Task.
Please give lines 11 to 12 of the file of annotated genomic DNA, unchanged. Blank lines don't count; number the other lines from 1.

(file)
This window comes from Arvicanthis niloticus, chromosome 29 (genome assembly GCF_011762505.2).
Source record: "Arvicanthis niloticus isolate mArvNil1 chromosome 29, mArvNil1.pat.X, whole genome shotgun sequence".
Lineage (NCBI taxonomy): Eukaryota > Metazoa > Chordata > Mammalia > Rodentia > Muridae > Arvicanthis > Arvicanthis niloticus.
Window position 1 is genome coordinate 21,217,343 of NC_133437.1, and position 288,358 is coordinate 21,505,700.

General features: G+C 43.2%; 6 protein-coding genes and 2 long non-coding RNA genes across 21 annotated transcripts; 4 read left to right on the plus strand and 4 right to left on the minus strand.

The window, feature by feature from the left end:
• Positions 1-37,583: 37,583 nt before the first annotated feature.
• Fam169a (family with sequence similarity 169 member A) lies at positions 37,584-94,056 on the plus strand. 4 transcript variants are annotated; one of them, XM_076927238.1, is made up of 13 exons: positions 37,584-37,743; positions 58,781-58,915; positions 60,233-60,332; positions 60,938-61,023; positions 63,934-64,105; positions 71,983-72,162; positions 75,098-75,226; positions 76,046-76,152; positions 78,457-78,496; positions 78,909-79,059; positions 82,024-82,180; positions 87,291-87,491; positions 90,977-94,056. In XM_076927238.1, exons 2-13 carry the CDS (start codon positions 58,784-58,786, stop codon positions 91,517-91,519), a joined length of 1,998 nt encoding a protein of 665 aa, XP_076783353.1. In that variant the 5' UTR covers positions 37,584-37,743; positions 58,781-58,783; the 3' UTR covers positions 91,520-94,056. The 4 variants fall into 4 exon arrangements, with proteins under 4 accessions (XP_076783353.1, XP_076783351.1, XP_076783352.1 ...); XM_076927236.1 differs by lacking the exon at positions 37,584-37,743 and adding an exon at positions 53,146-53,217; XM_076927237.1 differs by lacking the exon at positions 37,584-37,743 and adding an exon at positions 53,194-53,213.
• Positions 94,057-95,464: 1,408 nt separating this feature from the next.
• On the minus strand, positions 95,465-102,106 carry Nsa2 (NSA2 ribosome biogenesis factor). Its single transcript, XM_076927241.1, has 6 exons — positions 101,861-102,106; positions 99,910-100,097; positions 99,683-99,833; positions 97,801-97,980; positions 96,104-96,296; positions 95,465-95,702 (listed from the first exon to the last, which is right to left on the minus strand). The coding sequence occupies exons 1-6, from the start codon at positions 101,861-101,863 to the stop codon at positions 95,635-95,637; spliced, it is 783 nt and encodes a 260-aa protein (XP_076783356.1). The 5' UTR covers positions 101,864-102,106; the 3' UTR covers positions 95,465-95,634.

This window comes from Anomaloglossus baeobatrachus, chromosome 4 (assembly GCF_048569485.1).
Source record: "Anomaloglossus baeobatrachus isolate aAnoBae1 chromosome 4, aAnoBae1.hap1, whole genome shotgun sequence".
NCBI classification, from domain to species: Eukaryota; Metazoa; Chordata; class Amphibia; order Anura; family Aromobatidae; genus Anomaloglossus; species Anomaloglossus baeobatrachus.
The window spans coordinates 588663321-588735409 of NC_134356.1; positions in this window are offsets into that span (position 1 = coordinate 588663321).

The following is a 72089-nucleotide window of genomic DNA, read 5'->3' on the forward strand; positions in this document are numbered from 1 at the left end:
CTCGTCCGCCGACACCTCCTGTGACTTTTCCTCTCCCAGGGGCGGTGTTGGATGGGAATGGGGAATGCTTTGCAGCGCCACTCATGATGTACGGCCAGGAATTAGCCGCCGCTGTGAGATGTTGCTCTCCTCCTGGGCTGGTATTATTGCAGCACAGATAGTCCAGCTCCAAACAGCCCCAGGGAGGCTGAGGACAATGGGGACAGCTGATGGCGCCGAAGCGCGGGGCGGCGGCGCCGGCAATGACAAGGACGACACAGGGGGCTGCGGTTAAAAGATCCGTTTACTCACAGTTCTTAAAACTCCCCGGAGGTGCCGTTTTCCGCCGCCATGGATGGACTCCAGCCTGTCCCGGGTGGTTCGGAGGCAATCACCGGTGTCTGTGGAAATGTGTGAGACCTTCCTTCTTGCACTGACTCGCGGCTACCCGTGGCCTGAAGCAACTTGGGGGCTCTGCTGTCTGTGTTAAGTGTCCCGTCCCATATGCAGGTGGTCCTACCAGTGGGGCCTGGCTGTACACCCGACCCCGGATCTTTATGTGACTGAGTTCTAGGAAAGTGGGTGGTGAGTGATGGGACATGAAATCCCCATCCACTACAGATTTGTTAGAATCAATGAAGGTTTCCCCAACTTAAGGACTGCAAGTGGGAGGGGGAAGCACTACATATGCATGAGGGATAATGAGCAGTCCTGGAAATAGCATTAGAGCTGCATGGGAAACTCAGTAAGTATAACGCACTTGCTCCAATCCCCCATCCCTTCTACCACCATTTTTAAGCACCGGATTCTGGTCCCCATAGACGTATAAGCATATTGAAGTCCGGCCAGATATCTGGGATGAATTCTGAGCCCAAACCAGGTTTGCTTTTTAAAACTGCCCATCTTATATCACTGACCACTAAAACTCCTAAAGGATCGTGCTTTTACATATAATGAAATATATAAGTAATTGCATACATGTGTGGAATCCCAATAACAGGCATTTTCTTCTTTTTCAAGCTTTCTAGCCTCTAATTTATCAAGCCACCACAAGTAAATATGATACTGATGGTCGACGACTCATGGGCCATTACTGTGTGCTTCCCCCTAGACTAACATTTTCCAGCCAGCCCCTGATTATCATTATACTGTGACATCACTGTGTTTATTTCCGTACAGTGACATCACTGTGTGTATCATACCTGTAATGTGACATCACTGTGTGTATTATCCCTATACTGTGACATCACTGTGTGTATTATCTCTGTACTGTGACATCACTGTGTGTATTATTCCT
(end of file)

This window comes from Anomaloglossus baeobatrachus, chromosome 4 (assembly GCF_048569485.1).
Source record: "Anomaloglossus baeobatrachus isolate aAnoBae1 chromosome 4, aAnoBae1.hap1, whole genome shotgun sequence".